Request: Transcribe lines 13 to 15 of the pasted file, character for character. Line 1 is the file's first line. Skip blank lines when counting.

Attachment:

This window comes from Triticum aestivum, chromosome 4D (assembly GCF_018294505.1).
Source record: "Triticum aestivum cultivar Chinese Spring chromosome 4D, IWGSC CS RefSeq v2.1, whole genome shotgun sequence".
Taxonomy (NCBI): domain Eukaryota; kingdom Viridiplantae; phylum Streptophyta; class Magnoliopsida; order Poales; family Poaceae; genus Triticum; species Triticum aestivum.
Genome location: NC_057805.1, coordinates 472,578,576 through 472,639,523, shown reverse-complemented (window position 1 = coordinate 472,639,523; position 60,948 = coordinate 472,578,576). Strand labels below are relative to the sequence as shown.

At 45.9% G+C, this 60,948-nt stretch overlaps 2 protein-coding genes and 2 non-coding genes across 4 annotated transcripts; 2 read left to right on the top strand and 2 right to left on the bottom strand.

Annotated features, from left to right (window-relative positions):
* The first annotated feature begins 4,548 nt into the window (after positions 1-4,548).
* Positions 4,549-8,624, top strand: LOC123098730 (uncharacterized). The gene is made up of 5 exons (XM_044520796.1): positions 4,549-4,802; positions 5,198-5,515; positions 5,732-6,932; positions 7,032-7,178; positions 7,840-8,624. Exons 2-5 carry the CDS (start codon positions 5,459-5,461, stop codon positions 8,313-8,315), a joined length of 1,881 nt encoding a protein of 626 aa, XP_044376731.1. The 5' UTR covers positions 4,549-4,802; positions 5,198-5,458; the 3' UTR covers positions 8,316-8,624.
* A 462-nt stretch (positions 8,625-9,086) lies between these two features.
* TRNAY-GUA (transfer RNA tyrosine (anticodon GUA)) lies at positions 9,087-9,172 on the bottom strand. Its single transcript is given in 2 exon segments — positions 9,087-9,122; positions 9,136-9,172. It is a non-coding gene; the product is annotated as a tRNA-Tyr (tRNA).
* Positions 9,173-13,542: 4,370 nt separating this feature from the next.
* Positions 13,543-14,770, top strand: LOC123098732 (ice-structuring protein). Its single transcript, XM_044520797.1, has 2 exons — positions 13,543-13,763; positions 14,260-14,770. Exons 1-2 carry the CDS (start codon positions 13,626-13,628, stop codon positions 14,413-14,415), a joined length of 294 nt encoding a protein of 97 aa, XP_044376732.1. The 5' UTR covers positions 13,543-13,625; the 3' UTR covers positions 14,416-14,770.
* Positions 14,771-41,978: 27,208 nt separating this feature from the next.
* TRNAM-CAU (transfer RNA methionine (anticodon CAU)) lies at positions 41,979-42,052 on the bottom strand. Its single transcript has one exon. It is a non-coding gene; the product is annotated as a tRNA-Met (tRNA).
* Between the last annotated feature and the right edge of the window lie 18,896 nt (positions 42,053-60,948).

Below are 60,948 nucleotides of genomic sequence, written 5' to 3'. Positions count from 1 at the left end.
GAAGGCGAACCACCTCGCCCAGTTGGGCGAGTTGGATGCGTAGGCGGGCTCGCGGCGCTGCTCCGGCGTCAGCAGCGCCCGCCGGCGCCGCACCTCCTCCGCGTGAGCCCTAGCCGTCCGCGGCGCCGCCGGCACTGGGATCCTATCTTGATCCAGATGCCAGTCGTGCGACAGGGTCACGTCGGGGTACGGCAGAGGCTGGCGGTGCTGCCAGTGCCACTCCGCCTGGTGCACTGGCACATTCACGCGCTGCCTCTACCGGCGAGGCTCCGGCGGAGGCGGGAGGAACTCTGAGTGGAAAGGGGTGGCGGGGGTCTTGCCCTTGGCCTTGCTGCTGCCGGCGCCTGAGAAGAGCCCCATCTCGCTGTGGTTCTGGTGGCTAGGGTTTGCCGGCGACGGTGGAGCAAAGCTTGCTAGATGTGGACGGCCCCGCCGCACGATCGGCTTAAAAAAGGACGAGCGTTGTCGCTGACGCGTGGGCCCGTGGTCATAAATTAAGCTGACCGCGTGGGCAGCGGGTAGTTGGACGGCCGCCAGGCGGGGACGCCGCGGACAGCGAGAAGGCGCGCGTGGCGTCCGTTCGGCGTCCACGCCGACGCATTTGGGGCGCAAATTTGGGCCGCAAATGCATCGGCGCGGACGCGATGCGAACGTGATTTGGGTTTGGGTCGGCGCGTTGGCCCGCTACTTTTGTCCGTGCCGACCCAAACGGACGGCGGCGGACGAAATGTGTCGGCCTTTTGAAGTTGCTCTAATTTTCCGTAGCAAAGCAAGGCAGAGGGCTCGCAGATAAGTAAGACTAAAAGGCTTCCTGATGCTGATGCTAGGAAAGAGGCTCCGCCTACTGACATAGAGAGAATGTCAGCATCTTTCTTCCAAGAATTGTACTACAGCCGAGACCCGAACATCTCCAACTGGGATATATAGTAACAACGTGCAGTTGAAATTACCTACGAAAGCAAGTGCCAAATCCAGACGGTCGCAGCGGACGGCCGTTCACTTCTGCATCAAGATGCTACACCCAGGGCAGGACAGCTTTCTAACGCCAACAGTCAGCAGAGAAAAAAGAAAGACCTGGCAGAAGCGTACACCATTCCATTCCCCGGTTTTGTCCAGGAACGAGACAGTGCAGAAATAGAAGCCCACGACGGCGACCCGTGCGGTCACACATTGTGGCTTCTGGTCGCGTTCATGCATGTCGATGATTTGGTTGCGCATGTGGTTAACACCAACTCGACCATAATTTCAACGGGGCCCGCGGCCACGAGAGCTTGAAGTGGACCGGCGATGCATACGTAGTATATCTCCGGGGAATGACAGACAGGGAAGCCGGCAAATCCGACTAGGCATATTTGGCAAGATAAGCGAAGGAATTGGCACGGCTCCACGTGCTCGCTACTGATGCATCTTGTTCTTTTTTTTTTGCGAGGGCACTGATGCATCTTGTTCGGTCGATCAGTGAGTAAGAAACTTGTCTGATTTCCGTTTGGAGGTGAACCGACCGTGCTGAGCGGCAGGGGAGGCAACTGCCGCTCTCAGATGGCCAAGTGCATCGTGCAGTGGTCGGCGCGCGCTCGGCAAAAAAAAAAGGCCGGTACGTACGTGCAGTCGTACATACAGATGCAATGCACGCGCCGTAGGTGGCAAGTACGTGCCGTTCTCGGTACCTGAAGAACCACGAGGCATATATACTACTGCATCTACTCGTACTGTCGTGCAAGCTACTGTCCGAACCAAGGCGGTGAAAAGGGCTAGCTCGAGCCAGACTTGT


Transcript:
* Positions 14,771-41,978: 27,208 nt separating this feature from the next.
* TRNAM-CAU (transfer RNA methionine (anticodon CAU)) lies at positions 41,979-42,052 on the bottom strand. Its single transcript has one exon. It is a non-coding gene; the product is annotated as a tRNA-Met (tRNA).
* Between the last annotated feature and the right edge of the window lie 18,896 nt (positions 42,053-60,948).